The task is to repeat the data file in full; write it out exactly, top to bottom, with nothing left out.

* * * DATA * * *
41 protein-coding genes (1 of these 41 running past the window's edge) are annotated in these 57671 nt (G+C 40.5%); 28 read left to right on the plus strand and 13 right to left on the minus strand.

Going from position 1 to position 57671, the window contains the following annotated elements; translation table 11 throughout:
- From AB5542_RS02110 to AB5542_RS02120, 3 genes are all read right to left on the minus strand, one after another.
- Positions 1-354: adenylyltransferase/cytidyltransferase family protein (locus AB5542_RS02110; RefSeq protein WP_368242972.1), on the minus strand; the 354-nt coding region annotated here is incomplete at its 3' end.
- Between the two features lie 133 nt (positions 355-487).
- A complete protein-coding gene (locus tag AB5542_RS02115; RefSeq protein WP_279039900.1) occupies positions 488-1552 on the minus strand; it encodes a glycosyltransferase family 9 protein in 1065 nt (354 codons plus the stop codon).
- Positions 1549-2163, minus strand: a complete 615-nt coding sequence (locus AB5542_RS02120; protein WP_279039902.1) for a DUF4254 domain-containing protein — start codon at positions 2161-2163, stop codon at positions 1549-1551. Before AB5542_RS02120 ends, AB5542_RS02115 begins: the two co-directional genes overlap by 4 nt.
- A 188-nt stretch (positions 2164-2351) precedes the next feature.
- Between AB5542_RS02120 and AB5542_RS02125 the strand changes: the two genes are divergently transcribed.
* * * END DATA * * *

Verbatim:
41 protein-coding genes (1 of these 41 running past the window's edge) are annotated in these 57671 nt (G+C 40.5%); 28 read left to right on the plus strand and 13 right to left on the minus strand.

Going from position 1 to position 57671, the window contains the following annotated elements; translation table 11 throughout:
- From AB5542_RS02110 to AB5542_RS02120, 3 genes are all read right to left on the minus strand, one after another.
- Positions 1-354: adenylyltransferase/cytidyltransferase family protein (locus AB5542_RS02110; RefSeq protein WP_368242972.1), on the minus strand; the 354-nt coding region annotated here is incomplete at its 3' end.
- Between the two features lie 133 nt (positions 355-487).
- A complete protein-coding gene (locus tag AB5542_RS02115; RefSeq protein WP_279039900.1) occupies positions 488-1552 on the minus strand; it encodes a glycosyltransferase family 9 protein in 1065 nt (354 codons plus the stop codon).
- Positions 1549-2163, minus strand: a complete 615-nt coding sequence (locus AB5542_RS02120; protein WP_279039902.1) for a DUF4254 domain-containing protein — start codon at positions 2161-2163, stop codon at positions 1549-1551. Before AB5542_RS02120 ends, AB5542_RS02115 begins: the two co-directional genes overlap by 4 nt.
- A 188-nt stretch (positions 2164-2351) precedes the next feature.
- Between AB5542_RS02120 and AB5542_RS02125 the strand changes: the two genes are divergently transcribed.